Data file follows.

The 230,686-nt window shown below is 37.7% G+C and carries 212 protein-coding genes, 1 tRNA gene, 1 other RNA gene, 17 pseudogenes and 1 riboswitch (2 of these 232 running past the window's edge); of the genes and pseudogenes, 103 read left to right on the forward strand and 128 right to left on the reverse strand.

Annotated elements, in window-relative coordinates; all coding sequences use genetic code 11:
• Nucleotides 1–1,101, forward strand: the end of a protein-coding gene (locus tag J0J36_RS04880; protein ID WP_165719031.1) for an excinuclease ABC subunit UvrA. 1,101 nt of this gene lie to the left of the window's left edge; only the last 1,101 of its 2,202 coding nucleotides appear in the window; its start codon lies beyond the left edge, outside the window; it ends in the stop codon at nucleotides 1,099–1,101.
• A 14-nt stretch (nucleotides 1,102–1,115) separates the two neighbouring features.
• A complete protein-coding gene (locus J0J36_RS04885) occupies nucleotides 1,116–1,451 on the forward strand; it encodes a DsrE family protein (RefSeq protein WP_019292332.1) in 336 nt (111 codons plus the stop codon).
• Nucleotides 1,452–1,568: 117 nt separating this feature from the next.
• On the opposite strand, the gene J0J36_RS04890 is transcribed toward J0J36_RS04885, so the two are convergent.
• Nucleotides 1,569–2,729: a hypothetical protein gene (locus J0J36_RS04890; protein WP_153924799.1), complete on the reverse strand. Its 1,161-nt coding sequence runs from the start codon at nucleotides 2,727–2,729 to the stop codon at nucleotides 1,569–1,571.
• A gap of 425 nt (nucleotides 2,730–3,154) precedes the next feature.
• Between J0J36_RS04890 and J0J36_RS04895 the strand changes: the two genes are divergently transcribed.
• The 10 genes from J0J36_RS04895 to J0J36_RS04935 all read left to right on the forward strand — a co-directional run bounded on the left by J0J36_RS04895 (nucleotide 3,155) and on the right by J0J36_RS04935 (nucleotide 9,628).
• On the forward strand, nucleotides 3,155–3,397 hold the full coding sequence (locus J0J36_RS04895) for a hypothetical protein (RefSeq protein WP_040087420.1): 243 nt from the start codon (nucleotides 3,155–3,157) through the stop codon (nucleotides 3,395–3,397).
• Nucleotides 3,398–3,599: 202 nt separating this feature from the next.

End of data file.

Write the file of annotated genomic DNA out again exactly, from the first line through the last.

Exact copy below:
The 230,686-nt window shown below is 37.7% G+C and carries 212 protein-coding genes, 1 tRNA gene, 1 other RNA gene, 17 pseudogenes and 1 riboswitch (2 of these 232 running past the window's edge); of the genes and pseudogenes, 103 read left to right on the forward strand and 128 right to left on the reverse strand.

Annotated elements, in window-relative coordinates; all coding sequences use genetic code 11:
• Nucleotides 1–1,101, forward strand: the end of a protein-coding gene (locus tag J0J36_RS04880; protein ID WP_165719031.1) for an excinuclease ABC subunit UvrA. 1,101 nt of this gene lie to the left of the window's left edge; only the last 1,101 of its 2,202 coding nucleotides appear in the window; its start codon lies beyond the left edge, outside the window; it ends in the stop codon at nucleotides 1,099–1,101.
• A 14-nt stretch (nucleotides 1,102–1,115) separates the two neighbouring features.
• A complete protein-coding gene (locus J0J36_RS04885) occupies nucleotides 1,116–1,451 on the forward strand; it encodes a DsrE family protein (RefSeq protein WP_019292332.1) in 336 nt (111 codons plus the stop codon).
• Nucleotides 1,452–1,568: 117 nt separating this feature from the next.
• On the opposite strand, the gene J0J36_RS04890 is transcribed toward J0J36_RS04885, so the two are convergent.
• Nucleotides 1,569–2,729: a hypothetical protein gene (locus J0J36_RS04890; protein WP_153924799.1), complete on the reverse strand. Its 1,161-nt coding sequence runs from the start codon at nucleotides 2,727–2,729 to the stop codon at nucleotides 1,569–1,571.
• A gap of 425 nt (nucleotides 2,730–3,154) precedes the next feature.
• Between J0J36_RS04890 and J0J36_RS04895 the strand changes: the two genes are divergently transcribed.
• The 10 genes from J0J36_RS04895 to J0J36_RS04935 all read left to right on the forward strand — a co-directional run bounded on the left by J0J36_RS04895 (nucleotide 3,155) and on the right by J0J36_RS04935 (nucleotide 9,628).
• On the forward strand, nucleotides 3,155–3,397 hold the full coding sequence (locus J0J36_RS04895) for a hypothetical protein (RefSeq protein WP_040087420.1): 243 nt from the start codon (nucleotides 3,155–3,157) through the stop codon (nucleotides 3,395–3,397).
• Nucleotides 3,398–3,599: 202 nt separating this feature from the next.